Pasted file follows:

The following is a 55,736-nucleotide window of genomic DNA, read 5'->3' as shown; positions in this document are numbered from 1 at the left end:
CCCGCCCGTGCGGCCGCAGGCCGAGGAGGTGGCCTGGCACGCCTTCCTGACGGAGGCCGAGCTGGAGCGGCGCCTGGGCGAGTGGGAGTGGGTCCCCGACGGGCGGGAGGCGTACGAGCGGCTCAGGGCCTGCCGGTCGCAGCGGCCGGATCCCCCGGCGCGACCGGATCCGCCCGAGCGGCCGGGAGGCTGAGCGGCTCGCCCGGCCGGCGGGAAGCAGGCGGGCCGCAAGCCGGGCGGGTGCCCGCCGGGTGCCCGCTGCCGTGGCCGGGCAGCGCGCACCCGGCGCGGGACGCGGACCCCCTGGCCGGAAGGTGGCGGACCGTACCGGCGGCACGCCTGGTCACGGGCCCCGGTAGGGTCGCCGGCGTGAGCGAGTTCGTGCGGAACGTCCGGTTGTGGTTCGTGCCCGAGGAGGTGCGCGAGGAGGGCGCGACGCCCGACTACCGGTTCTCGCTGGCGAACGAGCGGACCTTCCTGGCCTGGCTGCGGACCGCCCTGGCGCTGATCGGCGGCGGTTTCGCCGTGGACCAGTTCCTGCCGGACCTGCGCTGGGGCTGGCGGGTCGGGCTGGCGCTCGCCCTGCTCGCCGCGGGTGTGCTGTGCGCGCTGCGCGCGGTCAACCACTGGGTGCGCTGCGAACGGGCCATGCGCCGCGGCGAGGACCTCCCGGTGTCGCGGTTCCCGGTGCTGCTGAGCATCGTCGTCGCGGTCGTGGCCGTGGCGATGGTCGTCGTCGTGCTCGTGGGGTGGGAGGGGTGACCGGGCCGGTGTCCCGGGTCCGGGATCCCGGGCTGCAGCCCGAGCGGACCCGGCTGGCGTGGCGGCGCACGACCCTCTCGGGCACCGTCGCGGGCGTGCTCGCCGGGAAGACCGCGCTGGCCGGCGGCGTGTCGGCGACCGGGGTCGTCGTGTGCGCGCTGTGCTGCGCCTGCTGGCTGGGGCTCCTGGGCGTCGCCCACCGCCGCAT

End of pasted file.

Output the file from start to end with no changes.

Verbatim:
The following is a 55,736-nucleotide window of genomic DNA, read 5'->3' as shown; positions in this document are numbered from 1 at the left end:
CCCGCCCGTGCGGCCGCAGGCCGAGGAGGTGGCCTGGCACGCCTTCCTGACGGAGGCCGAGCTGGAGCGGCGCCTGGGCGAGTGGGAGTGGGTCCCCGACGGGCGGGAGGCGTACGAGCGGCTCAGGGCCTGCCGGTCGCAGCGGCCGGATCCCCCGGCGCGACCGGATCCGCCCGAGCGGCCGGGAGGCTGAGCGGCTCGCCCGGCCGGCGGGAAGCAGGCGGGCCGCAAGCCGGGCGGGTGCCCGCCGGGTGCCCGCTGCCGTGGCCGGGCAGCGCGCACCCGGCGCGGGACGCGGACCCCCTGGCCGGAAGGTGGCGGACCGTACCGGCGGCACGCCTGGTCACGGGCCCCGGTAGGGTCGCCGGCGTGAGCGAGTTCGTGCGGAACGTCCGGTTGTGGTTCGTGCCCGAGGAGGTGCGCGAGGAGGGCGCGACGCCCGACTACCGGTTCTCGCTGGCGAACGAGCGGACCTTCCTGGCCTGGCTGCGGACCGCCCTGGCGCTGATCGGCGGCGGTTTCGCCGTGGACCAGTTCCTGCCGGACCTGCGCTGGGGCTGGCGGGTCGGGCTGGCGCTCGCCCTGCTCGCCGCGGGTGTGCTGTGCGCGCTGCGCGCGGTCAACCACTGGGTGCGCTGCGAACGGGCCATGCGCCGCGGCGAGGACCTCCCGGTGTCGCGGTTCCCGGTGCTGCTGAGCATCGTCGTCGCGGTCGTGGCCGTGGCGATGGTCGTCGTCGTGCTCGTGGGGTGGGAGGGGTGACCGGGCCGGTGTCCCGGGTCCGGGATCCCGGGCTGCAGCCCGAGCGGACCCGGCTGGCGTGGCGGCGCACGACCCTCTCGGGCACCGTCGCGGGCGTGCTCGCCGGGAAGACCGCGCTGGCCGGCGGCGTGTCGGCGACCGGGGTCGTCGTGTGCGCGCTGTGCTGCGCCTGCTGGCTGGGGCTCCTGGGCGTCGCCCACCGCCGCAT